(d) so we should find a compromise between heading and course! If you were good in mathematics you could calculate which heading you have to hold to fly the wanted (360°) course. Real Student-Pilots have to do/learn that - but for our fun-flying that might not be necessary. Just watch the heading and the ADF-pointer: Try to find a heading at which the ADF-pointer remains stable! i.e. when the ADF-pointer deviates to the left try a heading that will not just bring the needle to the top again - but a little further, e.g. 340° instead of the course 360°. With some training you might get better that way then when calculating - because my experiences were: Whenever I had calculated the right heading for the reported wind - the wind changed!

for an application of this see the "IFR X-Country", chapter "1) From KRHV to the V334"
You may find further detailed informations on


The C172p is equipped very generously with 2 identical Communication/Navigation radios! Each of those 2 consists of 3 units:
  1. The "COM"-radio (the left half of the above unit): That is the radio for communicating with the outside via MPchat or FGCOM, etc., may it be with other "Multiplayers" or with "Artificial-Intelligence Functions" (like e.g. AI-ATC).
  2. The "NAV"-radio (the right half of above unit): That is the radio for Navigation to tune in to VOR and/or ILS transmitters.
  3. The "NAV"-display" (the right picture)

The Controls of the Radios:

"Easy -SetUP":

With the GUI  "Menu → Equipment → Radio Settings“ you can set all Radio-units by typing in the wanted numbers:

    Radi Setting

In the example above there are set all values as used in the two "Cross-Country" flights, as well during the VFR Cross Country as also for the IFR Cross Country. In detail that are:

Selected / Active Standby / Preselected

VOR SJC (+radial 009)
only NAV1 can be used for VOR- and ILS-approaches when using the Autopilot!!
VOR-OAK (+radial 114)
VOR-ECA (R=229)
the radial "229" for the VOR-ECA must be set later, when that VOR gets switched to "selected"!
KLVK – acronym title="Initial Approach Fix">IAF REIGA
Reference TRACY
See the chapter "IFR approach"
In the very rare case of a DME,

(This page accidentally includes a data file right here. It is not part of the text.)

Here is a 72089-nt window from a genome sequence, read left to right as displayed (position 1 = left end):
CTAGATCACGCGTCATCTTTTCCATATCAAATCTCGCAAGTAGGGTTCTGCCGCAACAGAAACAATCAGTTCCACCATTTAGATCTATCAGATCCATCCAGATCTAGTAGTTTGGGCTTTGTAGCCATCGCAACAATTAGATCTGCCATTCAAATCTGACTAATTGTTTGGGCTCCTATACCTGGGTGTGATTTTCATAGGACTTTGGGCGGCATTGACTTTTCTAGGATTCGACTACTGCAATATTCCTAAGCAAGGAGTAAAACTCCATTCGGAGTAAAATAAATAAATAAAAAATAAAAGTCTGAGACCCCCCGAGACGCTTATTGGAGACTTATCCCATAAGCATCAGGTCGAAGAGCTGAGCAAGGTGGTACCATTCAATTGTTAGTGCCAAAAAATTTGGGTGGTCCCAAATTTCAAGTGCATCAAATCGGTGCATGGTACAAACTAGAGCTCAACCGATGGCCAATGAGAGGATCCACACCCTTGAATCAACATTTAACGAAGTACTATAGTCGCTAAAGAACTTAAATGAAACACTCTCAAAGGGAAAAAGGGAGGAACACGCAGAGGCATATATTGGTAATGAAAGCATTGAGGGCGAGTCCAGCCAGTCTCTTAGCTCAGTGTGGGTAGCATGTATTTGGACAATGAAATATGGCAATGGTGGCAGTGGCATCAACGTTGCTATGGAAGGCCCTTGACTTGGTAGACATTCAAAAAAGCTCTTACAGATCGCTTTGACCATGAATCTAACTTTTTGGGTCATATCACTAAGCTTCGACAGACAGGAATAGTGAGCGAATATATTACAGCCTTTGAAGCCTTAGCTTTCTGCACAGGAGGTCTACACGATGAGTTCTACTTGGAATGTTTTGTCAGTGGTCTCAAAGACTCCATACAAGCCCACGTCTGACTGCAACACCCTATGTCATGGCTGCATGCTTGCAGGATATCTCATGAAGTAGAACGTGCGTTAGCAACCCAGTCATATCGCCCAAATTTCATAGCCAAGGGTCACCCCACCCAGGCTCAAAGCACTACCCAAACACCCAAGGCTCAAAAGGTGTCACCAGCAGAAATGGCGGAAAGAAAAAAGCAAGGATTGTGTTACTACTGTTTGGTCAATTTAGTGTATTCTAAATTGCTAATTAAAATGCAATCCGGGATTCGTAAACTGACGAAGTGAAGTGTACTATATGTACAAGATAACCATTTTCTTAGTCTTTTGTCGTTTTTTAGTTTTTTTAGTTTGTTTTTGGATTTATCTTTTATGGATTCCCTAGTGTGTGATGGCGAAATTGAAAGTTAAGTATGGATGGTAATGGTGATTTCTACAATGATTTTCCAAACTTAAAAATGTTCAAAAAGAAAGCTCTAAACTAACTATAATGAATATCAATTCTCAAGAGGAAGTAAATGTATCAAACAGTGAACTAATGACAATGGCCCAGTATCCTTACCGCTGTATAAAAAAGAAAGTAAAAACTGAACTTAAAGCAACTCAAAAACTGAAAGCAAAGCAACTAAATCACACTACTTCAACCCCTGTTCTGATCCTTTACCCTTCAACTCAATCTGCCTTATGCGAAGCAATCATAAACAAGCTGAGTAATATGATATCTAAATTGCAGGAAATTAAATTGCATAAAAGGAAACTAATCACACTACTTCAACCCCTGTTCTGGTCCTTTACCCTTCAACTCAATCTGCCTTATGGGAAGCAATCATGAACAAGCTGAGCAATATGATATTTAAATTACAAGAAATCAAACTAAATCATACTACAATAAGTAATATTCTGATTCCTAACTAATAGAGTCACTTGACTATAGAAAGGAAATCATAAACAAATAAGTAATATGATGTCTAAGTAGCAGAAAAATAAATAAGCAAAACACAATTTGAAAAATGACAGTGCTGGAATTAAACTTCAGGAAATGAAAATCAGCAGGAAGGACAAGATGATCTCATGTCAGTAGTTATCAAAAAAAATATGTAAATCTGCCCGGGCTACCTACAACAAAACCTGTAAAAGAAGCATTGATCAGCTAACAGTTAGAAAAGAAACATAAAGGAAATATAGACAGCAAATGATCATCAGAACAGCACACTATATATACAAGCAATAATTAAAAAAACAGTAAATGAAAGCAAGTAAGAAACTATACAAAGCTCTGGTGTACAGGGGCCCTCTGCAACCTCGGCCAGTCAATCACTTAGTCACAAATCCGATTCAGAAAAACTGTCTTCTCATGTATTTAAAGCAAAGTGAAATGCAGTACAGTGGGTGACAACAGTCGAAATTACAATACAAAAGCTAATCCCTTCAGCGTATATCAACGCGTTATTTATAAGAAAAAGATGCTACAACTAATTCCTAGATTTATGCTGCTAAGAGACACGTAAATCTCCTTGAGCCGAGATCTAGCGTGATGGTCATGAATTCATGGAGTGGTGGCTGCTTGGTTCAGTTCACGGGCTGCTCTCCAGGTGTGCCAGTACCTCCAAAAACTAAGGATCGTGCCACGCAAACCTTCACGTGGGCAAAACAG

that is not integrated into a VOR 

In the newest FlightGear Releases there may also be a Transponder-field to be used with VATSIM. That one then should be set to 7000 for VFR - otherwise as advised by ATC
here set for the Carrier "Eisenhauer",
at  Marseille (France)

With the button "ATC Services in range" you open another GUI (formerly located under "Menu → ATC/AI → Frequencies):

When that GUI opens it will directly present you the "nearby" airports in the upper line. Those you can select by mouse-click.
But you also can input any airport (ICAO) and check its frequencies.
e.g.: Click onto "KRHV", that will present a sub-GUI with the available frequencies. Set the ones wanted into the COM's in above "Easy Setup". e.g.:
125.20 → into COM1 Selected, to first listen to the ATIS at KRHV
119.80 → into COM1 Standby, which you will use after that (notice: There is no "GROUND" at KRHV!)
After a few seconds (voice-stream loading-time) you then should hear the ATIS informations - if not check your COM settings and/or general Audio-settings, see e.g.  "Menu → File → Sound Configuration

For FGCOM-User: The frequencies shown here are the generally available frequencies in FlightGear, not all of them are also available in FGCOM. For the available FGCOM frequencies see the data-file "phonebook.txt“ in your FGCOM-directory! In windows that is commonly inside the $FG_ROOT, in Linux it is mostly inside your $FG_HOME.

The NAV-Radio = VOR & ILS

The NAV-Radios are used for wide range radio-navigation (VOR) as well as for unique approaches (ILS). So you see that VOR and ILS are technically very much the same - let us see what the differences are:
Please find in the following first some general explanations and then several descriptions of how to use them (see Standard_procedures). For this we will use again the area around the San-Francisco Bay, that we also use in our flight trainings (e.g. --> KSJC):

In the graphic on the left you see 2 VORs, named "OAK" and "SJC". Let us analyze line by line what a typical aeronautical chart tells us about e.g. the "VOR SJC" (see it outlined in the right lower corner):

  • VOR-DME: tells us, that this is a civil VOR with an integrated DME. (In the left upper corner you see the example of a military VOR ==  the VORTAC "OAK").
  • SAN JOSE: is the full name name of that VOR (which you cannot use e.g. in a  Route-planer)
  • 114.1 Ch 88 SJC ...
    • 114.1 : is the frequency you would have to set into your NAV-radio